By Don McIntosh
After two years of negotiations, only when 32 union machinists and 10 electricians at Mondelēz’ Portland Nabisco bakery started preparing for a strike did the company give them an acceptable offer. On Feb. 2, members of Machinists Local Lodge 63 and IBEW Local 48 ratified a pair of union contracts that raise wages $6,000 to $10,000 year or more.
Members of the two unions work together to maintain and repair the machines that turn flour and sugar into Oreos and Ritz crackers. Their unions also negotiate together. But for the longest time, it wasn’t going well: Mondelēz pushed proposals that members wanted no part of, like a shift to a workweek of three 12-hour days.
“In terms of the duration and the amount of effort it took to get a contract, it was like nothing I’ve experienced,” said Local 48 business representative Mike Bridges, a union negotiator since 2011. Six union members and staff met with six company negotiators 41 times over more than two years. So high was Mondelēz management turnover that of the six original management negotiators, only one was still there at the end. The final session, brokered by federal mediator Darrell Clark, lasted 9 a.m. to midnight.
What made the difference? Machinists chief steward Jeff Obermiller says without question it was members demonstrating to the company that they were ready to strike. When Mondelēz said its offer wouldn’t get any better, the two unions took it back to members. They rejected it, and voted unanimously to authorize a strike. In the weeks that followed, workers blew whistles on the way in and out of work, and arrived at work wearing union T-shirts. Machinists’ shirts pictured a coiled cobra over the union logo along with the words: “If provoked I may strike.” Electricians’ shirts said, “Lightning makes no sound … until it strikes!” Machinists also ended their shifts by lining up their massive wheeled tool boxes near the building exit, to make it clear they were ready to roll on out if a strike was called. The unions also sought support from the rest of the labor movement … and got strike sanction from the Metal Trades Council of Portland and Vicinity and the Northwest Oregon Labor Council. That support meant that if and when they struck, not only might the machines begin to sputter, but product might have trouble getting out of the plant with picket lines turning back Teamster drivers.
What they won
For the Machinists, the new contract contains an immediate wage increase of 9%, bringing the base wage from $30.30 to $33.12 an hour. They’ll also get backpay checks of over $4,000 for wage increases that should have taken place earlier—2% annual raises dating back to Jan. 1, 2018. The new contract also maintains the existing Monday-to-Friday schedule of eight-hour shifts with paid breaks, plus time and a half for Saturday work, double time on Sunday, and the right to choose up to 26 weekends a year when they can’t be scheduled. And it maintains current health benefits, commits the company to continue full participation in the union-sponsored Western Metal Industry Pension Fund, and commits to a set timeline for responding to union grievances. Machinist members did make one concession, ceding the work of lubricating equipment to their somewhat lower-paid co-workers in Bakers Local 364. But that shift won’t result in layoffs, and Mondelēz also committed to hiring a new machinist to go through an apprenticeship program that has had no new entrants lately.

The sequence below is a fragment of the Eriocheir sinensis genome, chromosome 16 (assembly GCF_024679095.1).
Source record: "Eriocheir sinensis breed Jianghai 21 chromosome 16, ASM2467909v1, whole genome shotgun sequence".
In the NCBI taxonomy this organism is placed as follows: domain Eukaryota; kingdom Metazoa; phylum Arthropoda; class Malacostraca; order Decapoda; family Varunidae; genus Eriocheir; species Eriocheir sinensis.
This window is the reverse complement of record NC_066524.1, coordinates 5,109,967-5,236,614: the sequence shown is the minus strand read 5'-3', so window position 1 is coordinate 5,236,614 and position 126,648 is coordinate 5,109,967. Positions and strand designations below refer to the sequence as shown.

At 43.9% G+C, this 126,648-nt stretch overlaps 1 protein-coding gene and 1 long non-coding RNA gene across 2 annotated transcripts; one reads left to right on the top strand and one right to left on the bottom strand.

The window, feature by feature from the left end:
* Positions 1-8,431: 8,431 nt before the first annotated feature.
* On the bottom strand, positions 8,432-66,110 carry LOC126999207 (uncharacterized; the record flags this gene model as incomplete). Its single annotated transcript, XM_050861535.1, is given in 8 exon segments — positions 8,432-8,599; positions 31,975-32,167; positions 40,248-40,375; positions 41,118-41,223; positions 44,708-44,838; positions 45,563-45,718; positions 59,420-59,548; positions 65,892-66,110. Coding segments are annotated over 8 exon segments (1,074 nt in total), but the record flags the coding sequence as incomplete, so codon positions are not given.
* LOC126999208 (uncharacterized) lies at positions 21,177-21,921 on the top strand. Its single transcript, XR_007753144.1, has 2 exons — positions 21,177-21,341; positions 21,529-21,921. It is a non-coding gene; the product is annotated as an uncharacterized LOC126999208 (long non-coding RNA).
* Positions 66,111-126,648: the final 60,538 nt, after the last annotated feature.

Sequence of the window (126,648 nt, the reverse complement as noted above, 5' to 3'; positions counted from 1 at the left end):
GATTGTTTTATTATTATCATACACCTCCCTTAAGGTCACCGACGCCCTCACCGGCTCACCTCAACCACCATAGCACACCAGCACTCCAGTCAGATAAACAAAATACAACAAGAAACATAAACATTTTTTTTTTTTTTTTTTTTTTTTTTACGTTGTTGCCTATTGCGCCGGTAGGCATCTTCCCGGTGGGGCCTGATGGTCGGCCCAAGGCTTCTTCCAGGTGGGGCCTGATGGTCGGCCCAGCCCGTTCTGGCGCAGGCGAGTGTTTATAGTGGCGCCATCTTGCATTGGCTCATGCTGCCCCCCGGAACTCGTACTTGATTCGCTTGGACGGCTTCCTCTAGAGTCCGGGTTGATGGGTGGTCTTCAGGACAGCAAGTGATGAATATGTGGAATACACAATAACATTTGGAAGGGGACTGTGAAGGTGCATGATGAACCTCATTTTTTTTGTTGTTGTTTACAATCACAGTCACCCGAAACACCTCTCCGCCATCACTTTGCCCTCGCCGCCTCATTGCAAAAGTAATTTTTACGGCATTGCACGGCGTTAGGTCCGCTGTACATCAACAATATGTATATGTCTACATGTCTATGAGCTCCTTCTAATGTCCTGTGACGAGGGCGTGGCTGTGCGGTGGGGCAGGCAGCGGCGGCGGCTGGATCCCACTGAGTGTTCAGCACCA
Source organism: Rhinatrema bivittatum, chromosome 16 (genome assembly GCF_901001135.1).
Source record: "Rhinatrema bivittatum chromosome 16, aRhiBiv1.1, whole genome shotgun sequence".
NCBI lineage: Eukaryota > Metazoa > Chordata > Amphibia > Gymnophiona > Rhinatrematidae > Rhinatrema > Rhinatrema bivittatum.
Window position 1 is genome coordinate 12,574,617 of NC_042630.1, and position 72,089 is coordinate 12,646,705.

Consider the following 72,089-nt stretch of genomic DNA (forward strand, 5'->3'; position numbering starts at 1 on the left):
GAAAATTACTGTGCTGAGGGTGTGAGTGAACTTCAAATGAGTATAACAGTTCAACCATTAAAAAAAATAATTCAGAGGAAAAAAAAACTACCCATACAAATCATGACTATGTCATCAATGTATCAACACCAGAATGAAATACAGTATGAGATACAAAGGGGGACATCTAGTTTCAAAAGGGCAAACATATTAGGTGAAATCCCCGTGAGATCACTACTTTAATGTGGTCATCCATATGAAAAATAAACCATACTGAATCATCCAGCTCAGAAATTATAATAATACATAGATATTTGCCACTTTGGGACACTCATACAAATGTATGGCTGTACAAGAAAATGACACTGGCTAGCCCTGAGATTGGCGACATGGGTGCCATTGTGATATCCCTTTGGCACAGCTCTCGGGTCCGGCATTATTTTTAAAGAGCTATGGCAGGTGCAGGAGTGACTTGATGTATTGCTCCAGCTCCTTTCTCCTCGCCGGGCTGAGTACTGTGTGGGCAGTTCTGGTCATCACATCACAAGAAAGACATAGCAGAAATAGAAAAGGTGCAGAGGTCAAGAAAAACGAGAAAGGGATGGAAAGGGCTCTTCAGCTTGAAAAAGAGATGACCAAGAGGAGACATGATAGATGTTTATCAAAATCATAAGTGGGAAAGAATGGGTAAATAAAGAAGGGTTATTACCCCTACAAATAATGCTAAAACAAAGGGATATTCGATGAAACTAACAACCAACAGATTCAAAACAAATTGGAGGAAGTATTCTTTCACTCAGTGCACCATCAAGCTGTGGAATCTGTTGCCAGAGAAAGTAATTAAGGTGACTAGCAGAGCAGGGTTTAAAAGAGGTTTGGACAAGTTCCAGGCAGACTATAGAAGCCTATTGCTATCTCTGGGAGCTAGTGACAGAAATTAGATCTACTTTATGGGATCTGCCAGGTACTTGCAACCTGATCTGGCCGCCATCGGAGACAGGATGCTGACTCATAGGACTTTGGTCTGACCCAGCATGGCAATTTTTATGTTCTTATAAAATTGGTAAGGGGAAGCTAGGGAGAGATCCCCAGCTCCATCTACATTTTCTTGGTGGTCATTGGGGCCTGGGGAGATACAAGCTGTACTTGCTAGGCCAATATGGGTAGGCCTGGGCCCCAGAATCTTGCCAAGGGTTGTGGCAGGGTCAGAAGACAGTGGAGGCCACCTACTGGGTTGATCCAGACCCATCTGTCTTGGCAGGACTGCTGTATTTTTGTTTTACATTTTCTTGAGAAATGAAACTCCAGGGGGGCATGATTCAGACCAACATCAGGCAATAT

Machinists rep Bob Petroff, himself a former Nabisco machinist, says Mondelēz has had a hard time finding outside machinists who are qualified to maintain and repair bakery equipment.
For electricians, the new contract locks in a $10,000 wage increase that was agreed to earlier in bargaining. Bridges says the union repeatedly warned Mondelēz that its $30.30 hourly wage for maintenance electricians had fallen way behind the market, and would lead to the loss of electricians. When the plant’s electrical workforce plummeted from nine to two, the company got the message.
Machinists and electricians together ratified an interim memorandum raising the wage to $40.80 for maintenance electricians. That’s still much lower than construction electricians make, but Mondelēz electricians get paid vacation and year-round indoor work.
The new contracts expire Dec. 31, 2020.
Bakers still in contract limbo
Meanwhile, about 210 members of Bakery, Confectionery, Tobacco and Grain Millers (BCTGM) Local 364 at the Portland plant are still working under a mix of expired union contract language and terms imposed unilaterally by the company. BCTGM’s most recent national contract—covering 2,000 Mondelēz employees at five U.S. plants and three distribution centers—expired Feb. 29, 2016. In May 2018, Mondelēz declared impasse in negotiations and unilaterally implemented parts of its own offer: raising wages 2.25% a year, halting contributions to the union-sponsored pension fund, and starting contributions to a 401(k) instead. Mondelēz is still honoring some of the old contract’s terms, and it hasn’t implemented other parts of its final offer such as less generous health insurance terms or ending premium pay for weekend work. The contract the two sides were supposed to be negotiating would have been set to expire March 1. It’s not clear what will happen after that.